PA school: similar curriculum design, really, just less drill-down depth in a few areas, and a lot more focus on clinical application. And everything is crammed into a shorter period of time, thus becoming more intense.

 

MD school gross anatomy at my school: First (Fall) semester, about 12 weeks.

 

PA school gross anatomy at my school: First (Summer) semester, about 9 weeks. Exact same instructors, exact same material, exact same tests. MS-1s from the previous year who had been unable to complete their course for whatever reason showed up to our test days so they could re-take them.

 

MD school typical class day: lecture, lecture,  study time, lunch, lecture or maybe just stay in the library because the test isn't for a week and the instructor doesn't grade on attendance, leave at 4

 

PA school typical class day: lecture, lecture, lecture, lunch, lab, lecture, lecture, at least one test every Friday, instructors call your house if you aren't there in the morning to make sure you're not going to miss too much.

 

And then there's the remediation stuff. I don't know about MD school (and I heard about a fair number of courses re-taken for a lot of people) but in our PA program, you fail one test, you're doing make-up work and new tests, and you're in danger of failing the class. You fail one class, you're on probation and you have meetings and make-up work and you're at risk of not advancing to the clinical phase. Good luck with that.

 

So, in short: MD school can (and seems to often be) more self-directed, more flexible. If your best way to study and learn isn't lectures and reading by yourself late into the night, MD school might be a whole lot better. MD school seems to be very much about giving people what they need to do well. PA school is too, but the spectre of remediation is always hanging over you, and there's so little time for the didactic phase, you can easily find yourself decelerated by a whole year, or starting clinicals months after your classmates, not graduating with them, if you're allowed to stay in the program in the first place.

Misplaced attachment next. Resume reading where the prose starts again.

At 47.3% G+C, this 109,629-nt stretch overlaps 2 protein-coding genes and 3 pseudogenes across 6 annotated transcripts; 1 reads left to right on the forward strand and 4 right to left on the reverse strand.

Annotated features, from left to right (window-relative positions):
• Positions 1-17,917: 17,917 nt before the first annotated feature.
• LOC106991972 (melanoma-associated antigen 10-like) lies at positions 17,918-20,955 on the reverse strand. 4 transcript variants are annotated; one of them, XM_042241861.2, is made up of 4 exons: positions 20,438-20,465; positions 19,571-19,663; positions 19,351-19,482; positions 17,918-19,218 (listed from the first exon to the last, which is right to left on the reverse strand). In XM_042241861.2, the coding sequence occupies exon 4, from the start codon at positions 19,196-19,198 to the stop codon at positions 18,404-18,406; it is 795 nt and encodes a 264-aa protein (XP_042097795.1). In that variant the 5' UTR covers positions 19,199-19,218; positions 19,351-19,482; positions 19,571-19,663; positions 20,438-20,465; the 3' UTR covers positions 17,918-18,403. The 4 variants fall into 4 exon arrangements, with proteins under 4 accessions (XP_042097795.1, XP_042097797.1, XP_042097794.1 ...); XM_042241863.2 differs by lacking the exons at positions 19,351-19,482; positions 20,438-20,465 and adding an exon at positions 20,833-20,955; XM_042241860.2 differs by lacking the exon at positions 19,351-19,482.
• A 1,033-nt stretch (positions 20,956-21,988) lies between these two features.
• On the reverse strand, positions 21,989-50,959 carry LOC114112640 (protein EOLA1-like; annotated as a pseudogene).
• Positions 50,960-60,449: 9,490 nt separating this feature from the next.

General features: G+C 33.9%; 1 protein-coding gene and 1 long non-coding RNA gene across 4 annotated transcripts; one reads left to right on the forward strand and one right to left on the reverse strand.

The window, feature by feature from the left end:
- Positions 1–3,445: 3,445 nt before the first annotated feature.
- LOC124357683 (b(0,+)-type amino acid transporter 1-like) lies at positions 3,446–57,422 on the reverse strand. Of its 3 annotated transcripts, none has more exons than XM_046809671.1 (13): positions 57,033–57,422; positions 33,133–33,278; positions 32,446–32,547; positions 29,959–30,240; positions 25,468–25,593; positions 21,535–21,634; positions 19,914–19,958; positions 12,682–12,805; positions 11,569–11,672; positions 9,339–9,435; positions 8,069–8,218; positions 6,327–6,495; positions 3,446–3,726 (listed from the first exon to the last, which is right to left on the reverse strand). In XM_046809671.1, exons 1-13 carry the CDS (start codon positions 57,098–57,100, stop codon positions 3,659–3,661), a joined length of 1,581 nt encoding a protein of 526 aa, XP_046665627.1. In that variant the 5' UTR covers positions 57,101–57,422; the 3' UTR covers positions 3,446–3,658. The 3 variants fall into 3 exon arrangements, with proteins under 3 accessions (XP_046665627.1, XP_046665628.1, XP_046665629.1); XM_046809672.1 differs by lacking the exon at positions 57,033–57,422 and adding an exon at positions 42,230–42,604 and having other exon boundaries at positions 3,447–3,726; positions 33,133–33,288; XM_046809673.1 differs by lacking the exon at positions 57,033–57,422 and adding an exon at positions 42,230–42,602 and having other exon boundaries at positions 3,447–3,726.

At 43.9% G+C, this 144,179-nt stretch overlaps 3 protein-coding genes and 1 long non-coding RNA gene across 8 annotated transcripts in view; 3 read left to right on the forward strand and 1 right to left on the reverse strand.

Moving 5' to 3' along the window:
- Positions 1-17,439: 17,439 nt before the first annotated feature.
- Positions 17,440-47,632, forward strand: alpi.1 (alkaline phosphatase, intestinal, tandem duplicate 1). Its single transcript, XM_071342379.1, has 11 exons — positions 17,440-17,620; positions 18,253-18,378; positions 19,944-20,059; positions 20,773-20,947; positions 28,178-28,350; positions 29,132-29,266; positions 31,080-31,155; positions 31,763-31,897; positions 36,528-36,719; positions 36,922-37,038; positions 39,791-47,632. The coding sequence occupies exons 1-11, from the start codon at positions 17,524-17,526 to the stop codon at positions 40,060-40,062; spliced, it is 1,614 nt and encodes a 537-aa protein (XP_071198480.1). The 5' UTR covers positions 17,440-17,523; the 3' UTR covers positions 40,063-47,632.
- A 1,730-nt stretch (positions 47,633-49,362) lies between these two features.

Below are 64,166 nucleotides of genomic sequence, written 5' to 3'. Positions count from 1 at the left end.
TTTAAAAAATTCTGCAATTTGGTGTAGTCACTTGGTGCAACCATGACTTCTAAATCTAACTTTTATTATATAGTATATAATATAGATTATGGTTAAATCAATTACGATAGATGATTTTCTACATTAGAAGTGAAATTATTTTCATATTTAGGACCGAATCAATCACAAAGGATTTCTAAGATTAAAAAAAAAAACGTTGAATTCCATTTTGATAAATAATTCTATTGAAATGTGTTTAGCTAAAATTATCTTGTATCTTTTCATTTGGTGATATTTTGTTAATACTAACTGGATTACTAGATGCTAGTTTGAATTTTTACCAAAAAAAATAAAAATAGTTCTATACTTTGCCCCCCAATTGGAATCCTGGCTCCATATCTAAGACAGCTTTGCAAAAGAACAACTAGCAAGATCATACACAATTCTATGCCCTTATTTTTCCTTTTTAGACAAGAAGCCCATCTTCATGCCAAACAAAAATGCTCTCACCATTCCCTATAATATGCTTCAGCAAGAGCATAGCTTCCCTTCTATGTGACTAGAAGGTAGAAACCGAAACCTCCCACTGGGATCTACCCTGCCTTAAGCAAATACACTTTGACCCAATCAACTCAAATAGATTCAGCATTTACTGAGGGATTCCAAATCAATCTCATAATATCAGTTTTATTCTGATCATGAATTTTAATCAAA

MD school is difficult, and lengthy. PA school is intense, and a little shorter.

Wow, thank you for this info! Very interesting

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So if PA school is more intense and not that much shorter than med school then why did you guys choose to become PAs over MD/DOs? The PAs that I have shadowed, particularly in primary care, seem to do the exact same job as the MDs but get paid half the ammount. Why didn't any of you just go to med school, enjoy a less intense curriculum, and end up with a similar job but with more autonomy&money?

 

EMEDPA has said its cuz he wanted to avoid orgo. What about the rest of yall?

 

For me, it was a few things:

 

- I was about 30 when I finally got serious about a medical career

- I wanted to start a family sometime in the next 5-10 years

- I really have an attitude problem with certain types of authority, and institutions that perpetuate it